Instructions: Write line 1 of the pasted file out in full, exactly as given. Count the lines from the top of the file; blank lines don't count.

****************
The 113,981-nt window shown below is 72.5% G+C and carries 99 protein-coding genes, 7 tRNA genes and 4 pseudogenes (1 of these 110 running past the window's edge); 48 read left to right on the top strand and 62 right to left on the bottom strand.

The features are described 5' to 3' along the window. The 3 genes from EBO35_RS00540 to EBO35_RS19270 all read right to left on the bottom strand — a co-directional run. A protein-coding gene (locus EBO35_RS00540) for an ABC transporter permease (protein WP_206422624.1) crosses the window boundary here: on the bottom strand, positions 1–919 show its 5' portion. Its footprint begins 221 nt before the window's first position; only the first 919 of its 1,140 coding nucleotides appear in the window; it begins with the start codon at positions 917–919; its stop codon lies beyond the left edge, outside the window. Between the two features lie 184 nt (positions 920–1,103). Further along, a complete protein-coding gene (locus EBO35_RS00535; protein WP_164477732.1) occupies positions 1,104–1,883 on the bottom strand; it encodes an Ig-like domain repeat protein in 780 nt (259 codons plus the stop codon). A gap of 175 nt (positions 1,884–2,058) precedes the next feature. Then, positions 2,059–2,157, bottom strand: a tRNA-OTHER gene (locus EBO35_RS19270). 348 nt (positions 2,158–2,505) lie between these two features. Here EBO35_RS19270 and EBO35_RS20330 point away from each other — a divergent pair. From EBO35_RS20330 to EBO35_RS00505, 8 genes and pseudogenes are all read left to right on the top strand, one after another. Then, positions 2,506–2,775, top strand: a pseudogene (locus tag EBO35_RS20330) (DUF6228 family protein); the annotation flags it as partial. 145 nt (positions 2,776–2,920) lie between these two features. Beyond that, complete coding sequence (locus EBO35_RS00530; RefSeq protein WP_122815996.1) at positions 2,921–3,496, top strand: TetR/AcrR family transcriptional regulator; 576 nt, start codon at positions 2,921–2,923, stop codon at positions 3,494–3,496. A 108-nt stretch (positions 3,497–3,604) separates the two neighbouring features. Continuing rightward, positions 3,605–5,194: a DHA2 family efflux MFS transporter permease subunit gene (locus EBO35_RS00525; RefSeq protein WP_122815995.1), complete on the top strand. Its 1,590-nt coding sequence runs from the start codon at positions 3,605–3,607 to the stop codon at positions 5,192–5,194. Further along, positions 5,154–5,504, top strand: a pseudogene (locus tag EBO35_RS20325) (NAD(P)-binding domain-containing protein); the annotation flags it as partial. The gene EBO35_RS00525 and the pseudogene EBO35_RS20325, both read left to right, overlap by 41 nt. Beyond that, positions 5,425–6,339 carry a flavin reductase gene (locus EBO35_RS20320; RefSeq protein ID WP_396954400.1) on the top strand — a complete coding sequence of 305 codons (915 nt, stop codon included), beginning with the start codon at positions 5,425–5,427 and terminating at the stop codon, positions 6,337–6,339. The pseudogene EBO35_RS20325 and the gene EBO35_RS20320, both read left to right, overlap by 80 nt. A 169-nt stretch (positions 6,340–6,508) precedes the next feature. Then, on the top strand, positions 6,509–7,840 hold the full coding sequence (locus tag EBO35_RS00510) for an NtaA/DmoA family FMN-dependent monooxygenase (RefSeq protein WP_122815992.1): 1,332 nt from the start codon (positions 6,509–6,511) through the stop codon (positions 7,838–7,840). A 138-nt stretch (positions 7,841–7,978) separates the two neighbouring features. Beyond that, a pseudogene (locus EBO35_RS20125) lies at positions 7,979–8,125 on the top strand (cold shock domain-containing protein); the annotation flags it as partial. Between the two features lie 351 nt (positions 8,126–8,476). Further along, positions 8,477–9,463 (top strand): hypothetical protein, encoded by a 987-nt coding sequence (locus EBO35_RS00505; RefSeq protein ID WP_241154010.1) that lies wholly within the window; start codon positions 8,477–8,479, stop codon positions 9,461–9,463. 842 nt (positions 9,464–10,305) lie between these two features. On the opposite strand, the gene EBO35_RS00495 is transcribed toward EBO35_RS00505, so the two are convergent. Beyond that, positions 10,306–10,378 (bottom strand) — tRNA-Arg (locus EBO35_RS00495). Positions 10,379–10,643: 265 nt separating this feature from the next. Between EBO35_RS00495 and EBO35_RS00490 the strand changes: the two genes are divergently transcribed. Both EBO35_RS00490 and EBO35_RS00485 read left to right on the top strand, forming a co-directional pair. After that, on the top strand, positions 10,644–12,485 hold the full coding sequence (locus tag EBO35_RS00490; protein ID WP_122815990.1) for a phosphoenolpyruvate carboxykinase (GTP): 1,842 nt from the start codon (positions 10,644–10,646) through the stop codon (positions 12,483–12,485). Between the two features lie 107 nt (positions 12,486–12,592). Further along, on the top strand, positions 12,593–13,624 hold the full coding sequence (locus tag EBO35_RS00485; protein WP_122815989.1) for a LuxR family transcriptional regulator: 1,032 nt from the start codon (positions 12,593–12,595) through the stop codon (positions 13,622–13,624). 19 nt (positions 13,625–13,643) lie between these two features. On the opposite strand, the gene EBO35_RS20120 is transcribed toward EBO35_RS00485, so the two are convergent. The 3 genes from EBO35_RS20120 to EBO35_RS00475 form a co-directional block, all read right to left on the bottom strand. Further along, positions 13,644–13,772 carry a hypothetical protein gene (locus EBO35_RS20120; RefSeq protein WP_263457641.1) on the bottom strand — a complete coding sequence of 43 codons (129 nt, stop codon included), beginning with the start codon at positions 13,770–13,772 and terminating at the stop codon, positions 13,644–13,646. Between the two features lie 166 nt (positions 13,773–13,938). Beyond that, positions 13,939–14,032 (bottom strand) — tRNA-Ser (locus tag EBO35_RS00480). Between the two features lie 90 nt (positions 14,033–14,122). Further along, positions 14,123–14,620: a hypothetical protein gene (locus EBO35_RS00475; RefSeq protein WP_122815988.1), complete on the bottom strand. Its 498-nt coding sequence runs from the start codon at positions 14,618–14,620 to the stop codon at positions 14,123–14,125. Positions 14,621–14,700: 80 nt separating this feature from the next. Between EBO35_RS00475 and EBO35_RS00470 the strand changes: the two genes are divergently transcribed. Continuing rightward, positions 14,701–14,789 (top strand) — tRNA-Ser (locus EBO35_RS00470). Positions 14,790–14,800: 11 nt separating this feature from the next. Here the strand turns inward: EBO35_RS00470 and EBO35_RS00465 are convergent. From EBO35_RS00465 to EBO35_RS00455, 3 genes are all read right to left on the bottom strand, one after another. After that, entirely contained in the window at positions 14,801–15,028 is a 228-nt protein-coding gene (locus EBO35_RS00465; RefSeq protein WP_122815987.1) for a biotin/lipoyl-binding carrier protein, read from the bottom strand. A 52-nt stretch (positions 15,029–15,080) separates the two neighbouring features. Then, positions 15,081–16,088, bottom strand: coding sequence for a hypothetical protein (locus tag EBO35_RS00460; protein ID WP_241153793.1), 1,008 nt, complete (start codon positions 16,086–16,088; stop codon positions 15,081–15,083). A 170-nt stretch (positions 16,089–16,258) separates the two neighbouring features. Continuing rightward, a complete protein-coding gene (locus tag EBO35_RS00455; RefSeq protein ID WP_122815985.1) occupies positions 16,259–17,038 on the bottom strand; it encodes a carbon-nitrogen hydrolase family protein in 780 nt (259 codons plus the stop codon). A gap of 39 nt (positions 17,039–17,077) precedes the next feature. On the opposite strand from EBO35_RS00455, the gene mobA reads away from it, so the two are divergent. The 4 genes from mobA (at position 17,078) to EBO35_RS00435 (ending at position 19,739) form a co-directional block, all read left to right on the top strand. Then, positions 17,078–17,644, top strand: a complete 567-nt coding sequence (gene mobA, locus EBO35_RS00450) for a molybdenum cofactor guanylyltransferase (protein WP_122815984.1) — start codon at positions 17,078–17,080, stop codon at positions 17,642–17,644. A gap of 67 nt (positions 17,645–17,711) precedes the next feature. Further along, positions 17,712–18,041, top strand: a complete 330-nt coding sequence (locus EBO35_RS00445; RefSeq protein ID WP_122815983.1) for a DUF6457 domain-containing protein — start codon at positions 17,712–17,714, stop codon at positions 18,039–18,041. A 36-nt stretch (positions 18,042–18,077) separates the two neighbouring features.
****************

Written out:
The 113,981-nt window shown below is 72.5% G+C and carries 99 protein-coding genes, 7 tRNA genes and 4 pseudogenes (1 of these 110 running past the window's edge); 48 read left to right on the top strand and 62 right to left on the bottom strand.